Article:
Haval H2 SUV a Chinese benchmark

However, the only snag is centred around its drivetrain which married a laggy 1.5-litre turbocharged petrol engine with a hesitant six-speed automatic gearbox, that would change its mind at the wrong moment, or hold on to the selected gear for far too long.

However, kudos to its engine/gearbox combo that claims by 0.4-litres/100km to 8.6-litres/100km.

The interior as with most Chinese vehicles, is the feature-rich list of standard equipment on offer, it comes equipped with leather seats of which the driver’s chair is electric, six-speaker sound system with Bluetooth and USB, folding electric mirrors, dual-zone climate control, reverse camera with rear parking sensors, six airbags and auto on/off headlights and wipers.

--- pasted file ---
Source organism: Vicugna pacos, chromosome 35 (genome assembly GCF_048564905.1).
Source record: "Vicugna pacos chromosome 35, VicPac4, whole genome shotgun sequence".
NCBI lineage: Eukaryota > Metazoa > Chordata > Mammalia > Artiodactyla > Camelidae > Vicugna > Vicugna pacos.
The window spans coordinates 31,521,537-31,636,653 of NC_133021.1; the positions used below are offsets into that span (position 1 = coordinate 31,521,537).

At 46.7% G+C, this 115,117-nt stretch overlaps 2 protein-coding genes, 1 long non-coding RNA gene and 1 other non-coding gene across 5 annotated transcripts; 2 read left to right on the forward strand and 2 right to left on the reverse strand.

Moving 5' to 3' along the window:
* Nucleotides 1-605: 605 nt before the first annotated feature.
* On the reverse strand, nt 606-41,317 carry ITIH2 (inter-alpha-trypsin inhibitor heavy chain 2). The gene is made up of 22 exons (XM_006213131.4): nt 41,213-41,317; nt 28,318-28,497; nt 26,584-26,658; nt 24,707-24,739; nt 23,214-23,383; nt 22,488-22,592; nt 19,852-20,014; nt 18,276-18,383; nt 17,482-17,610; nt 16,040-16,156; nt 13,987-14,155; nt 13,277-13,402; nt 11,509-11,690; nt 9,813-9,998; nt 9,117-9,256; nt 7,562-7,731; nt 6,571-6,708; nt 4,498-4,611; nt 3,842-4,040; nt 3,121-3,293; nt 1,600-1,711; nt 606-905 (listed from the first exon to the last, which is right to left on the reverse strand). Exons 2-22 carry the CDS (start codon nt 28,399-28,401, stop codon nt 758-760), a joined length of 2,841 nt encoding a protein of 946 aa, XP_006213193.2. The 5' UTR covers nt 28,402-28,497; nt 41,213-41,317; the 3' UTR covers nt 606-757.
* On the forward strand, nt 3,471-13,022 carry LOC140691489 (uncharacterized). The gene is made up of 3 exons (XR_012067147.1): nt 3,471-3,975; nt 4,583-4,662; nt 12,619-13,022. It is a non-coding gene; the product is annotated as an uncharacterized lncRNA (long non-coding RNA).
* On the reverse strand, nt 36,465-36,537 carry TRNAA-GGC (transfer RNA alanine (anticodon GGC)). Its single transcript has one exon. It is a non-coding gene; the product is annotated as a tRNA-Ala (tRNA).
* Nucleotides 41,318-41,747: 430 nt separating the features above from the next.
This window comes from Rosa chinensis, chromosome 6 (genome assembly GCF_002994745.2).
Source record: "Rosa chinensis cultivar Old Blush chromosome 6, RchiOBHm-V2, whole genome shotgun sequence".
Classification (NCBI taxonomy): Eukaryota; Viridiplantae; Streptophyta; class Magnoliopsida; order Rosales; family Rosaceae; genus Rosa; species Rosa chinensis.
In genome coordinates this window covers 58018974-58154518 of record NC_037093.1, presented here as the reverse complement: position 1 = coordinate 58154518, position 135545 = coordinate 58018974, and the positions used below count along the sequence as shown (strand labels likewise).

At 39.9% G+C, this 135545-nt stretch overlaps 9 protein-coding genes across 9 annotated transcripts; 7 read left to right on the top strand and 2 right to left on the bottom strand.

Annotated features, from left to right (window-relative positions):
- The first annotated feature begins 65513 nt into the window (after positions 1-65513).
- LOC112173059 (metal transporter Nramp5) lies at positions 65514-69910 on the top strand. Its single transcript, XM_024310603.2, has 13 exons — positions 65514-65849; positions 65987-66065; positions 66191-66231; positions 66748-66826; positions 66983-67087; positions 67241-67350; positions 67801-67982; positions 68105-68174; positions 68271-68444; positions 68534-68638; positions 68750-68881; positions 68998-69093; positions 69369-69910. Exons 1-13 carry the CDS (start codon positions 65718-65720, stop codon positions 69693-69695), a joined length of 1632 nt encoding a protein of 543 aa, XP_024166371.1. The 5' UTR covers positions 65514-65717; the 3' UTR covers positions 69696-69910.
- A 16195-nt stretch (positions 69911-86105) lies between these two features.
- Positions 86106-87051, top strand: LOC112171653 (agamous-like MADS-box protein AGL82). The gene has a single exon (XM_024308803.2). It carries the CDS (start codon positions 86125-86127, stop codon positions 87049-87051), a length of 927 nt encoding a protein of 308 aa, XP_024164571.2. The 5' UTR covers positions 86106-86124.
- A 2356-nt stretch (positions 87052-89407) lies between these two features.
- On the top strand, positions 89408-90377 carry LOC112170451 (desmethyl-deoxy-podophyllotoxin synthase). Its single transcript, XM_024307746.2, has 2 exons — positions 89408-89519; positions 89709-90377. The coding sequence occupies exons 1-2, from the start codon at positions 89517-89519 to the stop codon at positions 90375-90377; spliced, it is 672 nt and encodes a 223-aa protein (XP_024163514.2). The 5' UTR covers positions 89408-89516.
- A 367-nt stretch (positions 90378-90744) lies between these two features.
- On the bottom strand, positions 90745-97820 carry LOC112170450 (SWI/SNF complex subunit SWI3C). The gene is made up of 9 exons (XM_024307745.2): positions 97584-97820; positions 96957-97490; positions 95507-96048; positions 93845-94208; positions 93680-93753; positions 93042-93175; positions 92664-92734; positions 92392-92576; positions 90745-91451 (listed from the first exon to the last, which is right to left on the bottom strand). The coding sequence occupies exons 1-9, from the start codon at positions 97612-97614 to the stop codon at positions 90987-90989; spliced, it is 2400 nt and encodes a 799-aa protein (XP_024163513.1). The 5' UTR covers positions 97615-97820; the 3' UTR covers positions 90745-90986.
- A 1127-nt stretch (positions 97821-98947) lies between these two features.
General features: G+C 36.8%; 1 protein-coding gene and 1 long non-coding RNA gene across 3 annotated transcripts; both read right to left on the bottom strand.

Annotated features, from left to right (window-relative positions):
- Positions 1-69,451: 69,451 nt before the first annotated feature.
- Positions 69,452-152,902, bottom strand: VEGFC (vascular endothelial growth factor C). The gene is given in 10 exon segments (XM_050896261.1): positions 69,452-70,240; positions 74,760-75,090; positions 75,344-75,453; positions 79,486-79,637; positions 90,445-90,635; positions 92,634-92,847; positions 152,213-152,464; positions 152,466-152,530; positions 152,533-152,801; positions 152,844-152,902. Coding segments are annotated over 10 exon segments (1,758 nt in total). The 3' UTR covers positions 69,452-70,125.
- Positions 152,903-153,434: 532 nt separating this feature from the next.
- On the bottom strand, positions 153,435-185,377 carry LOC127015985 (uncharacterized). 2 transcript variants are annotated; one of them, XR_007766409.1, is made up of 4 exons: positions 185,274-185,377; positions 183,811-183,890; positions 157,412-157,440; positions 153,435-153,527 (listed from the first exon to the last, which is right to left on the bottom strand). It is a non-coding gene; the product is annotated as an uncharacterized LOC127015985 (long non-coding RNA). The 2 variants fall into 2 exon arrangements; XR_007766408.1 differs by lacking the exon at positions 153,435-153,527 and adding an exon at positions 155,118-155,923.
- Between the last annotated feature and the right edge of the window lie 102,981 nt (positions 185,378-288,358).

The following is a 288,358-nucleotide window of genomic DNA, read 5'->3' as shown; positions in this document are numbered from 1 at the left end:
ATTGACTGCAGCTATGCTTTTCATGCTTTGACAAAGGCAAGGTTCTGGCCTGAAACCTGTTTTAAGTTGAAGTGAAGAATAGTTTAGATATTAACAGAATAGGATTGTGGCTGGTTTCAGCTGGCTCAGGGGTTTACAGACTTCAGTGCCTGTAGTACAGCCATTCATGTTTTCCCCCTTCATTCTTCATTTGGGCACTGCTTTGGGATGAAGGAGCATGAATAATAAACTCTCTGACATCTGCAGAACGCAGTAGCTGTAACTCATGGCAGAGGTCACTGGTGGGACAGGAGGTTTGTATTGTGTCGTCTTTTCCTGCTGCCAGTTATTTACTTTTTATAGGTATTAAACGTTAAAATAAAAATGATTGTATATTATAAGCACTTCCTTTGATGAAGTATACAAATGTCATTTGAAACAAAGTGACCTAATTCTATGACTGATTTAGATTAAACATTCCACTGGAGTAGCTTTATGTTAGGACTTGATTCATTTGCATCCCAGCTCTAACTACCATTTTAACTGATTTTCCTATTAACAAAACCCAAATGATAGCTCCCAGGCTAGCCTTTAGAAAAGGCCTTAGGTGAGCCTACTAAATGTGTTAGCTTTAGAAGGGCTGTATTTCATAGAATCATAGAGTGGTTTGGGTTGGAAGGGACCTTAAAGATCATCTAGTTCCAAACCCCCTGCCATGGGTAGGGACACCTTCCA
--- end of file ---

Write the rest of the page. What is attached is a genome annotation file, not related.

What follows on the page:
Yes, it does gallop a chunk of fuel, perhaps owing to air-conditioning due to soaring temperatures in NW and my favourite feature a cruise control, especially off-road.

A family car, true to that as a result of legroom, a boot enough to host Bafana Bafana (they should qualify for Afcon finals in Cameroon as they face Libya on Sunday), that’s a Chinese SUV for you folks.

Yet it starts by offering exceptional value for money, then it adds a top spec and level of luxury and tops it off with quality and a ride that I couldn’t fault.

The purchase price includes a 5-year or 60 000km service plan, a 5 year or 100 000km warranty plus 5 years/ unlimited km roadside assist.

It retails for R 244 900

Yes, Chinese are making inroads H6, H9-so get used to it.


Petrol (1-10) 5

Performance (1-10) 4

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